Q4: In what ways does The Children's Trust benefit the community?

A: Created in 2002, The Children’s Trust is currently in its eighteenth full year of grant-making and program monitoring. Our Strategic Plan guides our investments.  

Our funding educates and inspires parents and caregivers in parenting programs; gets children ready for school and for success in life in early learning programs; provides safe places for learning and interaction in quality after-school programs and summer camps; encourages the self-expression and guidance of youth through a variety of enrichment programs; fosters safe and supportive communities in service partnerships; supports health as a pillar for child development through an array of health initiatives; rallies support for children and families through our public policy efforts locally and across the state; and better informs families by raising awareness through communication and media, while our research and development efforts point the way for effective planning and wise investments.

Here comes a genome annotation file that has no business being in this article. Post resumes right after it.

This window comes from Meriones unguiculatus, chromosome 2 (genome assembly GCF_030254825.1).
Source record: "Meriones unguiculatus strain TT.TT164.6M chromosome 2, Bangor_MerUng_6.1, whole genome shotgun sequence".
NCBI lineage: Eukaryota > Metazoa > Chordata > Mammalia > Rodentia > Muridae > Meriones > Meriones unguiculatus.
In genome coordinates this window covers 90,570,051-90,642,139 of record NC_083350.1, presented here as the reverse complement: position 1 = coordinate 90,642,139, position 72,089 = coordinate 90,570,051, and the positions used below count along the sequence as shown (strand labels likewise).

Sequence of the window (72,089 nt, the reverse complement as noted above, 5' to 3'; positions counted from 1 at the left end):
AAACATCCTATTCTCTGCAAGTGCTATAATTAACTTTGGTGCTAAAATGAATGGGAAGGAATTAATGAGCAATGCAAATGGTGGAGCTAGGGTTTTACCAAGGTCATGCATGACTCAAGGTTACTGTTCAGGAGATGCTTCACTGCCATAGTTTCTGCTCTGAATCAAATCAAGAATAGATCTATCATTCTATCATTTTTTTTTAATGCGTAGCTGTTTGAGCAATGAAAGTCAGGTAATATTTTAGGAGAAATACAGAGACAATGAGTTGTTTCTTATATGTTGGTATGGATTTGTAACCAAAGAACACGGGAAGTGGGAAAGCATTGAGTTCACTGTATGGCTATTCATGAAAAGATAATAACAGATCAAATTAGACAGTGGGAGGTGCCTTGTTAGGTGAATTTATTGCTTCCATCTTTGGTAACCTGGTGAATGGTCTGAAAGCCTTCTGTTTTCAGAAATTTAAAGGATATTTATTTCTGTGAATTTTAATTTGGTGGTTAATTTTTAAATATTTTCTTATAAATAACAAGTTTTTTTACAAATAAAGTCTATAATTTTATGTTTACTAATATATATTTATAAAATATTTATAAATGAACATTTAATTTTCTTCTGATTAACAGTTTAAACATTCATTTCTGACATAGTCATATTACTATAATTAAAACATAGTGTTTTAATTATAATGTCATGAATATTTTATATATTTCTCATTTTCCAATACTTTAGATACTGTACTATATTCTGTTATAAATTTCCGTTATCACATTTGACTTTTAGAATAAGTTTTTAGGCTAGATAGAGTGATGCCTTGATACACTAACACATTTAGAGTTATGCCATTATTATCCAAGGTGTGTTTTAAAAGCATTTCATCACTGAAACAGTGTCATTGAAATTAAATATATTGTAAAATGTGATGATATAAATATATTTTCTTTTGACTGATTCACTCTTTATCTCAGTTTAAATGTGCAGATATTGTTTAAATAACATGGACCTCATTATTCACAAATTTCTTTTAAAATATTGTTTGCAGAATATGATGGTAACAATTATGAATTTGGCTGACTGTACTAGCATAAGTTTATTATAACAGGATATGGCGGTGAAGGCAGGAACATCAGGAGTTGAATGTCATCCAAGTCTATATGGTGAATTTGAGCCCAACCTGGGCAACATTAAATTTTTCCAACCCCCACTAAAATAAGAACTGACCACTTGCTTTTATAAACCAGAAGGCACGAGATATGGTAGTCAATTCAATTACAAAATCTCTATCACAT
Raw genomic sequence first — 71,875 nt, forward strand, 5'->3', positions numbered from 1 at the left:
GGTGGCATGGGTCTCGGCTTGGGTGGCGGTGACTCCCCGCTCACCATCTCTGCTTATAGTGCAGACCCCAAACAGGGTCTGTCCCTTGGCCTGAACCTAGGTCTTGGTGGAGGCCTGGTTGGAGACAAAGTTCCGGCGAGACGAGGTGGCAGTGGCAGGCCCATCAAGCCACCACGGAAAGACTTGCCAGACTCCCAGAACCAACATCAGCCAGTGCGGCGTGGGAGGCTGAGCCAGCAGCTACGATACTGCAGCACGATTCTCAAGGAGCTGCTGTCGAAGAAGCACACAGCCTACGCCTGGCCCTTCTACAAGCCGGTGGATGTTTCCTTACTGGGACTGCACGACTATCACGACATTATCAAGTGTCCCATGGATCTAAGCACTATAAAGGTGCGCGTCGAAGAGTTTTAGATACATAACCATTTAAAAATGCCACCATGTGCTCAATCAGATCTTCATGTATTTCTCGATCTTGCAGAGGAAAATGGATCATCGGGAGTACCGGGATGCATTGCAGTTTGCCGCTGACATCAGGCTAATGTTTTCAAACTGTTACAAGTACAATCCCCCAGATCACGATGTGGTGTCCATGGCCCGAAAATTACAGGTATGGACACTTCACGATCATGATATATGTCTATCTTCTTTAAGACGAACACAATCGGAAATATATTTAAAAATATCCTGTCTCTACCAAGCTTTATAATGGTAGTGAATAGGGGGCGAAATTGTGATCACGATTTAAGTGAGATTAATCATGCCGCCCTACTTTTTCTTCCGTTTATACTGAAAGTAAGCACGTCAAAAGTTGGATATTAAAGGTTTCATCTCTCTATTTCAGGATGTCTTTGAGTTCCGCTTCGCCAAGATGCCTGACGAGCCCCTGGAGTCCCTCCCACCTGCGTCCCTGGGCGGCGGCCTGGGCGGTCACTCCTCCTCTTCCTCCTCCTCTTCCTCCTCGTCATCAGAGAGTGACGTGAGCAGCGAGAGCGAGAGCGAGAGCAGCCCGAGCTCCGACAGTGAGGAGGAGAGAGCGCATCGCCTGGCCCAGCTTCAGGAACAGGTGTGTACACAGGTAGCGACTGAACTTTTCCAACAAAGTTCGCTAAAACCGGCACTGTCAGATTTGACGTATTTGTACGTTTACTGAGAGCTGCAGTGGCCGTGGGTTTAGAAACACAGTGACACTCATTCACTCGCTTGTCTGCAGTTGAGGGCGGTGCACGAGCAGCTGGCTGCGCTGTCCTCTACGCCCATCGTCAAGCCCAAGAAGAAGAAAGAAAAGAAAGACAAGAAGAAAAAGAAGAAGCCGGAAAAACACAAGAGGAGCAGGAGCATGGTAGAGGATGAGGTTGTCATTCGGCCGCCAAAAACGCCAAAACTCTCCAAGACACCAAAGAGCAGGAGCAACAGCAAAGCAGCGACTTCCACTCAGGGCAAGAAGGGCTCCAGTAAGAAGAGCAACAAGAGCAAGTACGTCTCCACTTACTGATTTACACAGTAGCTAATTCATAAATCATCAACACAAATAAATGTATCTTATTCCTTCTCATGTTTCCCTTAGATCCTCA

For a detailed look, visit the How We Fund section.  

Q5: By what authority does The Children's Trust levy taxes?

A: The Children's Trust was established (and reauthorized in August 2008) by voter referendum that passed on September 10, 2002, and which through Public Act, Chapter 2000-461 of the laws of Florida, authorized The Children's Trust to levy up to 50 cents per $1,000 of property tax value in Miami-Dade County. 

Q6: What is a millage rate?

A: This is a tax rate charged against a property's taxable value to determine property tax due. The rate represents the tax dollars generated per thousand dollars of taxable value (e.g., a 1 mill levy on $1,000 of property equals $1). 

Millage rates are typically voted on by elected representatives or by public referendum (as was the case with The Children's Trust referendum in 2002 in Miami-Dade County) after calculating the rate needed to generate sufficient revenue to meet projected budget and service needs.